The retaliatory tariffs resulting from Trump’s trade war with China have hurt Washington’s farmers.  Dairy exports to China dropped by 75%, fruit exports dropped by over 16%, and wheat exports dropped by an amazing 94%. But Trump is buying off the farmers with massive taxpayer-funded bailouts; the Administration gave farmers across the country $12 billion in 2018 and another $16 billion in 2019, as part of the Market Facilitation Program (MFP), aka “socialism.” But  bailout money is distributed based on acreage and not a farmer’s need, so about half of the money (47%) went to the largest 10% of operations across the country.

Climate Change

Steve Ghan (@steveghan1), who leads the Trip-Cities chapter of the Citizens Climate Lobby has tried multiple times to get Newhouse to join the bipartisan House Climate Solutions Caucus. Newhouse won't do it. There is not one single Republican from Washington on the caucus. Agriculture accounts for $51 billion (13%) of Washington’s yearly economic activity. The counties that play the biggest role in the state’s agricultural economy are Grant and Yakima, in Newhouse's Congressional District 4.
The Climate Impacts Group at the University of Washington has for some time assessed the consequences of a warming climate on Washington. In a 2019 report, “No Time to Waste,” they wrote, "Warming is expected to increase the number of very hot days and the chance of both droughts and floods, bringlarger and more frequent wildfires to both sides of the Cascades and challenge agriculture through stresses onirrigation supplies and changing pests anddiseases.” They went on identify health impacts, increased wildfires, impacts on water availing, etc. Why is Newhouse, like so many other Republicans,  ignoring this? Because of vested interests in a carbon-intensive economy — his biggest contributor by far is the agribusiness sector.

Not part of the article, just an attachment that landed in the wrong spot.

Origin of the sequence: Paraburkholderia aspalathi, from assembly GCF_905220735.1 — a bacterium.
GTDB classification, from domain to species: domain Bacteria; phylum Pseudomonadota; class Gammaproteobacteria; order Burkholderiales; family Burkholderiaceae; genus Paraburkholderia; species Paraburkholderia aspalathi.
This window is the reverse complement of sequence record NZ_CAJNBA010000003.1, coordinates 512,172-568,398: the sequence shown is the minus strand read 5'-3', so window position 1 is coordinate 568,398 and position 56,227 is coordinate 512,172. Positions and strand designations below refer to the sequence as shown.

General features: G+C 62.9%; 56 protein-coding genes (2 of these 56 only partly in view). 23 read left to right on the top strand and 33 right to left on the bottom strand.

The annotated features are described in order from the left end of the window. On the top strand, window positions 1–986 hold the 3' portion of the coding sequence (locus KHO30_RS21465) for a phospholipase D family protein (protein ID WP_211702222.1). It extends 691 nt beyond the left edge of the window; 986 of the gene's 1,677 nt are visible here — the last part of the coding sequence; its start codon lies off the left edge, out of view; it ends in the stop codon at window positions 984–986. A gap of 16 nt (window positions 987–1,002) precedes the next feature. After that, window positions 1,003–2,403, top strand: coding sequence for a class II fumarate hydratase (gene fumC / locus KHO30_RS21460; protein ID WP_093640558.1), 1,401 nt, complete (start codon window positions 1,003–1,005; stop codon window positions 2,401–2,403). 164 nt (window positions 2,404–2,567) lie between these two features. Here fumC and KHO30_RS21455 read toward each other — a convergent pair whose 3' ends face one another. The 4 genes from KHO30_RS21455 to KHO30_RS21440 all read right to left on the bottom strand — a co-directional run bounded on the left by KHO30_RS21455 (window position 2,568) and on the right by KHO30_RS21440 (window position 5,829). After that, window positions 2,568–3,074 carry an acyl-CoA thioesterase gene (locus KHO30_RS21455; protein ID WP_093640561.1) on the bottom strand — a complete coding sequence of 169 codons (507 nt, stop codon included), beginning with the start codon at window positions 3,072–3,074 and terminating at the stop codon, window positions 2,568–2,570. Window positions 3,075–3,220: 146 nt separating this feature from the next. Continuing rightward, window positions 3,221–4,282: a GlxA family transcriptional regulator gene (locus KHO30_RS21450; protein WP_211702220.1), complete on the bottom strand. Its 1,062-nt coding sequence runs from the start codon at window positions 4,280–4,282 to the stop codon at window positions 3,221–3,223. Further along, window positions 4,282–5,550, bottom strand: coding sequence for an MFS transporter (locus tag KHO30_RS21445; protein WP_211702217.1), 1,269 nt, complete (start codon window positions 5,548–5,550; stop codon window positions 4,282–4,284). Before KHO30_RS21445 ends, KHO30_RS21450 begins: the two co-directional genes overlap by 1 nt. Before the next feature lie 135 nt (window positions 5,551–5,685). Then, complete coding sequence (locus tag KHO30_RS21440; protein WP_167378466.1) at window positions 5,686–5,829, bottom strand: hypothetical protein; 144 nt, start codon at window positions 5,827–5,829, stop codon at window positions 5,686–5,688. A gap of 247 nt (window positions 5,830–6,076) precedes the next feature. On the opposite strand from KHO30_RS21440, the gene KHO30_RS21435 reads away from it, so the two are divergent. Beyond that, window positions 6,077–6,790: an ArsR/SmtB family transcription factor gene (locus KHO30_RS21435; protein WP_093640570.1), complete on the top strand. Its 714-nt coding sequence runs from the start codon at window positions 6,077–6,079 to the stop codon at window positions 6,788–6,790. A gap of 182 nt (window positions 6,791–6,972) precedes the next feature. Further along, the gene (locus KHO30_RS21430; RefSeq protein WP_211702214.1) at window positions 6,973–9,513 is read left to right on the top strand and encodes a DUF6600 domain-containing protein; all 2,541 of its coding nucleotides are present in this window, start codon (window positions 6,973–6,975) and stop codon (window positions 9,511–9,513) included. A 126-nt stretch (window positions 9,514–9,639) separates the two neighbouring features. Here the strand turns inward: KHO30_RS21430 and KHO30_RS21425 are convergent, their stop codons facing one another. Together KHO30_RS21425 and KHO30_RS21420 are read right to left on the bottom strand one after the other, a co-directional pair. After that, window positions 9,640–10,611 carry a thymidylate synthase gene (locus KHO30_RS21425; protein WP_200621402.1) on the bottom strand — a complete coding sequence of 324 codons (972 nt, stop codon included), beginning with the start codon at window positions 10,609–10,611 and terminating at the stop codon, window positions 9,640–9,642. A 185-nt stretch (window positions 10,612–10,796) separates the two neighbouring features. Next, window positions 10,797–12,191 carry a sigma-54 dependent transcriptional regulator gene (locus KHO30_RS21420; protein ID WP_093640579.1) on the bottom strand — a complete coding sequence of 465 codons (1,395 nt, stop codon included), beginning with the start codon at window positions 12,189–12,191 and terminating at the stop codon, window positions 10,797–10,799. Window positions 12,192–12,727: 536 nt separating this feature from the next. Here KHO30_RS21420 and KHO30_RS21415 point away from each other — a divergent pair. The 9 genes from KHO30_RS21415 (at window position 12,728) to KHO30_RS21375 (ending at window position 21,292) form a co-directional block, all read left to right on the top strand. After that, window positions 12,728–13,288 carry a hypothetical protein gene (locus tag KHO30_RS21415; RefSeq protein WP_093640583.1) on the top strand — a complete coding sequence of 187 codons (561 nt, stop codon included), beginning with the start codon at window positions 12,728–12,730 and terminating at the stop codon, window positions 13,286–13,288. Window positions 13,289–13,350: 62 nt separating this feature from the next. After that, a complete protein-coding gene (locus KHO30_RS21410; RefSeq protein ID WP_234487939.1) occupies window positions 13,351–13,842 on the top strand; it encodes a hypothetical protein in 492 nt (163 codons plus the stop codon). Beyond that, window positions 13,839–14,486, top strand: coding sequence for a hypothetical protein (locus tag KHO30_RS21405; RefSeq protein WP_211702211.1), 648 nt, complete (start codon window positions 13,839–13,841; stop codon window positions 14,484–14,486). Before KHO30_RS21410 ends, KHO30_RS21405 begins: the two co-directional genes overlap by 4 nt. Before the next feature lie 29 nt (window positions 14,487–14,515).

Newhouse Outraises McKinley by Hundreds of Thousands

Newhouse has received $782,280 as of 07/15/2020. Of that, $440,762 is from PACs. By contrast, as of 06/30/2020, Doug McKinley has received only $35,154, with $5,750 coming from Democratic Central Committees. To the winner go the spoils, and Republicans have won the congressional seat in the 4th Congressional District way back to before it was redistricted in 2000. This means that campaign activities must be grassroots, and given the coronavirus pandemic, that means on-line, predominantly social media.Look, it isn't only the Russians who can use social media (and hacking) to influence America's political campaigns. Even before the pandemic, social media was an essential element of any forward-looking political campaign, especially those seeking to recruit younger voters to the cause. A new study by Pinar Yildirim, et al, points out that, "political newcomers can get a substantial boost in support by using social media channels, which cost next to nothing and are easily tapped by anyone with an internet connection."So, don't wait for someone to tell you to post to Facebook, or Twitter, or Instagram, or Snapchat, or what ever else tiks your tok, get busy!_________________________________________